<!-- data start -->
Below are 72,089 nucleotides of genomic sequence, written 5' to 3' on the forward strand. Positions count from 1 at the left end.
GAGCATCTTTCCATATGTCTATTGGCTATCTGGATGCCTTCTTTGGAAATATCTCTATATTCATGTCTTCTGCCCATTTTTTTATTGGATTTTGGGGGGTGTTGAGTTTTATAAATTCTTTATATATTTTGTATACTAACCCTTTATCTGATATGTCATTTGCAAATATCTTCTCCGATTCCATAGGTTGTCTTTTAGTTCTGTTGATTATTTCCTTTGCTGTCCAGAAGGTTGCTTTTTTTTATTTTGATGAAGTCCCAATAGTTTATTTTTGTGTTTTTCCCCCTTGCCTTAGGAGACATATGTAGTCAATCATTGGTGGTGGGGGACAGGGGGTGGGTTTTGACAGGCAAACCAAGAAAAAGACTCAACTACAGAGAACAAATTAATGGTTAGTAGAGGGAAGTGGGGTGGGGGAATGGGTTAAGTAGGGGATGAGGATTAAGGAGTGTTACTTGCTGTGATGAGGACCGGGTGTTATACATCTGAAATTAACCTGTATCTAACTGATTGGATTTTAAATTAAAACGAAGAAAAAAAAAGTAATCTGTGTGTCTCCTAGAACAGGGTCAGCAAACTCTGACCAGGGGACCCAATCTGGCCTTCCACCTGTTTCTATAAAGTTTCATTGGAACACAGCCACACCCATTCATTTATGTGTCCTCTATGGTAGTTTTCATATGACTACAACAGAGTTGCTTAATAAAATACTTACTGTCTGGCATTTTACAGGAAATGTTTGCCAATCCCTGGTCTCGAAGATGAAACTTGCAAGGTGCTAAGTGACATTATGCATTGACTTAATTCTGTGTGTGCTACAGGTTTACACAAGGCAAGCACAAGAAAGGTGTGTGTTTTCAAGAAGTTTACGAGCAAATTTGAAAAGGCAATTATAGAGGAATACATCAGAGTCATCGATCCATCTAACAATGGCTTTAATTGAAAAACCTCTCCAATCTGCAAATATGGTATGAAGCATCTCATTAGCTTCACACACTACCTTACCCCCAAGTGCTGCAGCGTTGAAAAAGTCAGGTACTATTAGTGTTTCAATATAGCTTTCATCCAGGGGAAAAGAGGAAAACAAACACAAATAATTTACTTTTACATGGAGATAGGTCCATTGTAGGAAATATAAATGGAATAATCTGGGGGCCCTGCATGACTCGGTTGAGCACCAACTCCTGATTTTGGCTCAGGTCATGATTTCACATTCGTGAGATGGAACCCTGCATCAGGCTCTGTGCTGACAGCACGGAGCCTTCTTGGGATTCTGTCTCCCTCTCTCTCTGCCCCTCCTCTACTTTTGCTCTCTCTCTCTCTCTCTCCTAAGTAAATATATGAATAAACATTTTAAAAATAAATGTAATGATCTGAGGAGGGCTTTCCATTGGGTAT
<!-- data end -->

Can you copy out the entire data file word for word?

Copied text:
Below are 72,089 nucleotides of genomic sequence, written 5' to 3' on the forward strand. Positions count from 1 at the left end.
GAGCATCTTTCCATATGTCTATTGGCTATCTGGATGCCTTCTTTGGAAATATCTCTATATTCATGTCTTCTGCCCATTTTTTTATTGGATTTTGGGGGGTGTTGAGTTTTATAAATTCTTTATATATTTTGTATACTAACCCTTTATCTGATATGTCATTTGCAAATATCTTCTCCGATTCCATAGGTTGTCTTTTAGTTCTGTTGATTATTTCCTTTGCTGTCCAGAAGGTTGCTTTTTTTTATTTTGATGAAGTCCCAATAGTTTATTTTTGTGTTTTTCCCCCTTGCCTTAGGAGACATATGTAGTCAATCATTGGTGGTGGGGGACAGGGGGTGGGTTTTGACAGGCAAACCAAGAAAAAGACTCAACTACAGAGAACAAATTAATGGTTAGTAGAGGGAAGTGGGGTGGGGGAATGGGTTAAGTAGGGGATGAGGATTAAGGAGTGTTACTTGCTGTGATGAGGACCGGGTGTTATACATCTGAAATTAACCTGTATCTAACTGATTGGATTTTAAATTAAAACGAAGAAAAAAAAAGTAATCTGTGTGTCTCCTAGAACAGGGTCAGCAAACTCTGACCAGGGGACCCAATCTGGCCTTCCACCTGTTTCTATAAAGTTTCATTGGAACACAGCCACACCCATTCATTTATGTGTCCTCTATGGTAGTTTTCATATGACTACAACAGAGTTGCTTAATAAAATACTTACTGTCTGGCATTTTACAGGAAATGTTTGCCAATCCCTGGTCTCGAAGATGAAACTTGCAAGGTGCTAAGTGACATTATGCATTGACTTAATTCTGTGTGTGCTACAGGTTTACACAAGGCAAGCACAAGAAAGGTGTGTGTTTTCAAGAAGTTTACGAGCAAATTTGAAAAGGCAATTATAGAGGAATACATCAGAGTCATCGATCCATCTAACAATGGCTTTAATTGAAAAACCTCTCCAATCTGCAAATATGGTATGAAGCATCTCATTAGCTTCACACACTACCTTACCCCCAAGTGCTGCAGCGTTGAAAAAGTCAGGTACTATTAGTGTTTCAATATAGCTTTCATCCAGGGGAAAAGAGGAAAACAAACACAAATAATTTACTTTTACATGGAGATAGGTCCATTGTAGGAAATATAAATGGAATAATCTGGGGGCCCTGCATGACTCGGTTGAGCACCAACTCCTGATTTTGGCTCAGGTCATGATTTCACATTCGTGAGATGGAACCCTGCATCAGGCTCTGTGCTGACAGCACGGAGCCTTCTTGGGATTCTGTCTCCCTCTCTCTCTGCCCCTCCTCTACTTTTGCTCTCTCTCTCTCTCTCTCCTAAGTAAATATATGAATAAACATTTTAAAAATAAATGTAATGATCTGAGGAGGGCTTTCCATTGGGTAT